“The English have no respect for their language, and will not teach their children to speak it.”- George Bernard Shaw.
The English language is full of beautiful words. They practically take all of your concentration to say because they have that much emotion.
Unfortunately, most words like that don’t exist in the average American’s vocabulary anymore. Suddenly, shorthand took over and there were no more long and luscious words, just short, misspelled words that can be interpreted any way instead of the specific and detailed beauty of Shakespeare’s words. Generation by generation, we’re losing our language to words that completely rewrite the rules of grammar. To teach it in schools is absurd. Formal writing is the best, and only, way to write.
With all our new technology, it’s no wonder that shorthand became a main part of teen culture. Apple practically comes out with a new product every month, which is the same as the last, except it has one new and advanced feature. Then, teens beg their parents to buy it for them, and for what? To sit around all day, playing games, going on social networking sites, and texting, plus doing all of those things while lying on a couch for multiple hours. They’re so lazy; they don’t even have the energy to type a whole word out. It doesn’t help that their phones’ keyboards are so small. It makes it easier for them to shorten words. But while they think they’re being productive, with every word they misspell, they’re ingraining that misspelled word into their brains and changing the English language as we know it.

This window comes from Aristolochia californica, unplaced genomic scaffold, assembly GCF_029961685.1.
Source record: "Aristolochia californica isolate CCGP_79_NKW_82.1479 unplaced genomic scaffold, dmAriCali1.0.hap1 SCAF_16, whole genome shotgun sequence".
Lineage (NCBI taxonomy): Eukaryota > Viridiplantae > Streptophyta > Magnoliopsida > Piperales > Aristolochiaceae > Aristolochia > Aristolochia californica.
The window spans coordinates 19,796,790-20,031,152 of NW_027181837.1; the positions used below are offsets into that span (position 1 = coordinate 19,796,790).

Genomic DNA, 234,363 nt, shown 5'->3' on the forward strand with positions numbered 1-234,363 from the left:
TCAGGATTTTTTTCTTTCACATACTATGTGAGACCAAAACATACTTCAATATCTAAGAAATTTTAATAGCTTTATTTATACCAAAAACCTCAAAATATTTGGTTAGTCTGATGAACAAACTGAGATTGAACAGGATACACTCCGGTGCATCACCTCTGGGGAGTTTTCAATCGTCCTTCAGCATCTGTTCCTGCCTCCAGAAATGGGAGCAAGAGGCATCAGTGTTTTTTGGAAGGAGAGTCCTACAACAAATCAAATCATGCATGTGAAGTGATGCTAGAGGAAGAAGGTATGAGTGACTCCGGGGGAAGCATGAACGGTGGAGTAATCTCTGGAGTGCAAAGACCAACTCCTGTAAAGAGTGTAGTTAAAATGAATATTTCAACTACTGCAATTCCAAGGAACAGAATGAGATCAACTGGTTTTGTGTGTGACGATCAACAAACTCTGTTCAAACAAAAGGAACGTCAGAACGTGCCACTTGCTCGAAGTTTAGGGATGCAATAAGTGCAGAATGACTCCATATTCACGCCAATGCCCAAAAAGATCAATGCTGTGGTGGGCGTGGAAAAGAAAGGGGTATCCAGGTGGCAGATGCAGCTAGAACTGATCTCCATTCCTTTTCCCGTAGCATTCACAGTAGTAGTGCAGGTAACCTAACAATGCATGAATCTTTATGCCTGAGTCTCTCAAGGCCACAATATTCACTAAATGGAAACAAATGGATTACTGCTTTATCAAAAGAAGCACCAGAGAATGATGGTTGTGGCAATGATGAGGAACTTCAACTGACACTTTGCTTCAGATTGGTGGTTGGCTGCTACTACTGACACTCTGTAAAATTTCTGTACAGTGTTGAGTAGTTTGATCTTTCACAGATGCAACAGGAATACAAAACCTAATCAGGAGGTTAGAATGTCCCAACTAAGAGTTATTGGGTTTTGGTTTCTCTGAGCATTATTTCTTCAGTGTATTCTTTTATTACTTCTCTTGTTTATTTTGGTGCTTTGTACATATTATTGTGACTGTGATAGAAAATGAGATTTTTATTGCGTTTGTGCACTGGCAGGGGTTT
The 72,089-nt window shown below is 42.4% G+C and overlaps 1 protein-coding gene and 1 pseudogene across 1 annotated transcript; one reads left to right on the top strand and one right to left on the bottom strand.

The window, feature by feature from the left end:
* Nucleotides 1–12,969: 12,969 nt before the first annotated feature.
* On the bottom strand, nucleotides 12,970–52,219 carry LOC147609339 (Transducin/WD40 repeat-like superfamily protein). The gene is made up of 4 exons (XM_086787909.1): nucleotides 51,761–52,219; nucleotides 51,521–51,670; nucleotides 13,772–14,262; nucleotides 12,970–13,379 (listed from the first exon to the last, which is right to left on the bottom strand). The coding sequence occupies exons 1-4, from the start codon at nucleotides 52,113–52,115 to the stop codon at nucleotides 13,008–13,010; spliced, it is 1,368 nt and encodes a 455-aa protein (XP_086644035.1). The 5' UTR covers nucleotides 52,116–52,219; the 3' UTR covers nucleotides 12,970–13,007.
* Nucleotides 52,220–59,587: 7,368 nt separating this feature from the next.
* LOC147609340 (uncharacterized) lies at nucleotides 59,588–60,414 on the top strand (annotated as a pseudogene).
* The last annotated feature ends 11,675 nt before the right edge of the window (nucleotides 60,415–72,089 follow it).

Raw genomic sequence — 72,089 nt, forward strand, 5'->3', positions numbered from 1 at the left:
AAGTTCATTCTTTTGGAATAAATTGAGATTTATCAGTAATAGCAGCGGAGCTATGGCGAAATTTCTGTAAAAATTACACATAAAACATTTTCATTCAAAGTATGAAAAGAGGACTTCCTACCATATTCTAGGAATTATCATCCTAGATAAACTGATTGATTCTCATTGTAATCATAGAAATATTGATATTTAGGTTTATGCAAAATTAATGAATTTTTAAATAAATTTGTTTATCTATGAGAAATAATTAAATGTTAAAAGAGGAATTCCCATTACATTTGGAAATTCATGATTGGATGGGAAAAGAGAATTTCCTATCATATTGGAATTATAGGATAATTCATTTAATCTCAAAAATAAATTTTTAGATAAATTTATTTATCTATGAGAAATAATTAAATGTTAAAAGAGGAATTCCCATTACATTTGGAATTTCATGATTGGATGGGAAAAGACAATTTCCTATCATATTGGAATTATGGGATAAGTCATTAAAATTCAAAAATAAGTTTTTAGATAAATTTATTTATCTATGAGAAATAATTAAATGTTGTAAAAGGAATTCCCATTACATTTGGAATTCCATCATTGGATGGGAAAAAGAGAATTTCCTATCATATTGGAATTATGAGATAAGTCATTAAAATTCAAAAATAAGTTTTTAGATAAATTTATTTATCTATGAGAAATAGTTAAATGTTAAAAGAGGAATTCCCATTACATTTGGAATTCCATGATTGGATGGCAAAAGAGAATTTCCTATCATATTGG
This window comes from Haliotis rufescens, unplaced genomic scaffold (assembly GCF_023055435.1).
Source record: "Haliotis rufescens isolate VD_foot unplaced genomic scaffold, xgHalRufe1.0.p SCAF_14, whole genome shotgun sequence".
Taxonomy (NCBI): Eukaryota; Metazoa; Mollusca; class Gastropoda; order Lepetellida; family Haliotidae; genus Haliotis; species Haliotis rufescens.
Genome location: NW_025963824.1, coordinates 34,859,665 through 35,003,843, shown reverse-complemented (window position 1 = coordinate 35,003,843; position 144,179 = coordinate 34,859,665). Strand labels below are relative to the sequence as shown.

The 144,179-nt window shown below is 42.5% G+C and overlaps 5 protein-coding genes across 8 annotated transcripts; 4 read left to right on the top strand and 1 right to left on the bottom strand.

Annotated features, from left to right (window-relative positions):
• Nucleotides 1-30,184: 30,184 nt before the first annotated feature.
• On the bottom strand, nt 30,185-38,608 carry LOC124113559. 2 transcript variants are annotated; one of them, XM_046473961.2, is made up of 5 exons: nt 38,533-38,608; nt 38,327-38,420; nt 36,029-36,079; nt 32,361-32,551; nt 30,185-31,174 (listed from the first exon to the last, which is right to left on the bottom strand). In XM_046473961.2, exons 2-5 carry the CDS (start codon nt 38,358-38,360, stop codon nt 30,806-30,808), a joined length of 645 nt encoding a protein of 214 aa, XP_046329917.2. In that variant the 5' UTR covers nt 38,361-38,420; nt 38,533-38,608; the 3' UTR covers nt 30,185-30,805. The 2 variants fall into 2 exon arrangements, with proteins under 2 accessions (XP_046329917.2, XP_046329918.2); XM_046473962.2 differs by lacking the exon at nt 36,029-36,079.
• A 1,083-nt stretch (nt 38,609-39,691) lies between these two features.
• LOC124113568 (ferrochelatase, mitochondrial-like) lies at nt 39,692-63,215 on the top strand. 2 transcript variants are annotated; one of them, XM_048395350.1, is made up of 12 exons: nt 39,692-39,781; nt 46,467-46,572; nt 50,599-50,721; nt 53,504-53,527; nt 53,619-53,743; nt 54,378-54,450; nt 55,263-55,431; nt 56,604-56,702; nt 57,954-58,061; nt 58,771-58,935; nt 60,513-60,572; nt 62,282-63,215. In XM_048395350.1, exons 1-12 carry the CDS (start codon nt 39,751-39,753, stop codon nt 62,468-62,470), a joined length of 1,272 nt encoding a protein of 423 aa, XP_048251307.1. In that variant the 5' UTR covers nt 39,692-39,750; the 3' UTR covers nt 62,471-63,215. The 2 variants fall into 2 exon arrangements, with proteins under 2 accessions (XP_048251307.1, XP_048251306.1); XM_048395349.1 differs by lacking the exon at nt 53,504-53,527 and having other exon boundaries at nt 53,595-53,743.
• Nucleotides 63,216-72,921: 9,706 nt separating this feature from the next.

Language, as we know it, is still completely different from what it once was. Long ago, people spoke with lots of emotion and detail. They spoke almost melodically and in a way that seemed specific to that situation, but could really mean anything. Nowadays, teens say “Was up?” Not even “How was your day?” Just two words, was and up. Where’s the beauty in that? By shortening every thing, the words lose meaning and become less important, thus deteriorating the English language.
Letting our children speak like that is one thing, but teaching that to them is preposterous. In the article, they say that as teens add new words to the English language, they remove others. That throws millions of years of work and the making of words straight into the garbage.
Shorthand, besides emoticons, is hard to translate into other languages because of the shortened words and loss of vowels. Learning it is going to make learning a different language that much more complicated and the English language is complicated enough. There are so many punctuation, grammar, and spelling rules that most people can barely keep track. The article claims, “Half of the teens surveyed said they sometimes fail to use capital letters or proper punctuation in assignments.” Teaching shorthand in schools will just promote bad grammar and blur the lines between English and shorthand. The formal way of writing will be ruined.
Why would you want to ruin the English language? We’ve built it up and it still has so much potential. Teaching shorthand in schools will make teens think that it’s okay to ignore that. Shorthand disrespects the English language and teaching it makes Shaw right.